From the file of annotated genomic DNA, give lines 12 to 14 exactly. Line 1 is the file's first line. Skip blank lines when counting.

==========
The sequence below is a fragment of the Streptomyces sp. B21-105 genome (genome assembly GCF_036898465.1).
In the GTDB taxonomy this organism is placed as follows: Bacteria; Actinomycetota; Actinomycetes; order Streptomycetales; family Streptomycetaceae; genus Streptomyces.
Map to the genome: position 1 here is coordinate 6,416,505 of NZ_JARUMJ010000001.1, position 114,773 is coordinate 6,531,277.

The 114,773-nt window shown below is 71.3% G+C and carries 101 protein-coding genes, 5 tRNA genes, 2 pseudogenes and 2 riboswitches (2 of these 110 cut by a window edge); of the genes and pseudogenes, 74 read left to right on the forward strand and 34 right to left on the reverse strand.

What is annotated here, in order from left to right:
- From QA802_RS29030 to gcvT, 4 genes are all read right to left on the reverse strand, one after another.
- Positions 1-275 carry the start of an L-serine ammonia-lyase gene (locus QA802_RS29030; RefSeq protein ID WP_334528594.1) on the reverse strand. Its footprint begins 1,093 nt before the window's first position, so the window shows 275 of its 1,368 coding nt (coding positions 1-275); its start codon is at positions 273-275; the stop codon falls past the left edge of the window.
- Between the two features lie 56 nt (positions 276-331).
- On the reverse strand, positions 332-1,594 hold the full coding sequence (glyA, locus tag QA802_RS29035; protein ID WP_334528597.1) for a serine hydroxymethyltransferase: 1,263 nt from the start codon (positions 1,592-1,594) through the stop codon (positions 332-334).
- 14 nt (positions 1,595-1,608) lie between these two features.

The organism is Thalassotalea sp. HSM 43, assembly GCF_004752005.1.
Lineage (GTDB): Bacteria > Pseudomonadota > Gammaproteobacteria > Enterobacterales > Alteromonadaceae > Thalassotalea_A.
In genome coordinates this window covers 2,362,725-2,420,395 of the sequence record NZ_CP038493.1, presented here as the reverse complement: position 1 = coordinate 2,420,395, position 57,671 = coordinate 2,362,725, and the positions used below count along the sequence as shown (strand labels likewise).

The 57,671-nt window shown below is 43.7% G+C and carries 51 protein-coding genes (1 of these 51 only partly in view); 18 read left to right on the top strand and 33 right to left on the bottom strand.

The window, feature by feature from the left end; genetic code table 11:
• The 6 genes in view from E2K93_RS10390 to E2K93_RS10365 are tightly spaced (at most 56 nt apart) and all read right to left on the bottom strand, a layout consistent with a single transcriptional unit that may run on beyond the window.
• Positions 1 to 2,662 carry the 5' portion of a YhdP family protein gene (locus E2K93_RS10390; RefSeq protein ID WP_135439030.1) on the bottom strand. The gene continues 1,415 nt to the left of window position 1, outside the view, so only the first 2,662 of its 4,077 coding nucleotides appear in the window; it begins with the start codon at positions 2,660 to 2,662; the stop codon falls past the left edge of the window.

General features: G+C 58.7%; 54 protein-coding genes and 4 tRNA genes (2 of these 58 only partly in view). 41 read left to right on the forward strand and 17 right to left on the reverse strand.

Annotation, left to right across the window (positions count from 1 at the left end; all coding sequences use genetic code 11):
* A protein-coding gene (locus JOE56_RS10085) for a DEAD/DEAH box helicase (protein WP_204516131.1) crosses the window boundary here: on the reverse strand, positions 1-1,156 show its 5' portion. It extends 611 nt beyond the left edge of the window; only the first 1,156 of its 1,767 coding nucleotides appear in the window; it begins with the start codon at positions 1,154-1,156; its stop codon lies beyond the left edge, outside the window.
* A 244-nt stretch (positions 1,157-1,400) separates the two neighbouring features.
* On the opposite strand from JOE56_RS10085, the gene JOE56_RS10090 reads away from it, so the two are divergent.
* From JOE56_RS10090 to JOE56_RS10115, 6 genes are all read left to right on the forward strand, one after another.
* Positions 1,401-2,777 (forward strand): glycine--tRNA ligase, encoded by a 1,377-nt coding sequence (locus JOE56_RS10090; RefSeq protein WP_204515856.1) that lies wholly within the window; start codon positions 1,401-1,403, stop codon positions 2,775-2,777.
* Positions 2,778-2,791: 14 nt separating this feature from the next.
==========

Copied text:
Lineage (GTDB): Bacteria > Pseudomonadota > Gammaproteobacteria > Enterobacterales > Alteromonadaceae > Thalassotalea_A.
In genome coordinates this window covers 2,362,725-2,420,395 of the sequence record NZ_CP038493.1, presented here as the reverse complement: position 1 = coordinate 2,420,395, position 57,671 = coordinate 2,362,725, and the positions used below count along the sequence as shown (strand labels likewise).

The 57,671-nt window shown below is 43.7% G+C and carries 51 protein-coding genes (1 of these 51 only partly in view); 18 read left to right on the top strand and 33 right to left on the bottom strand.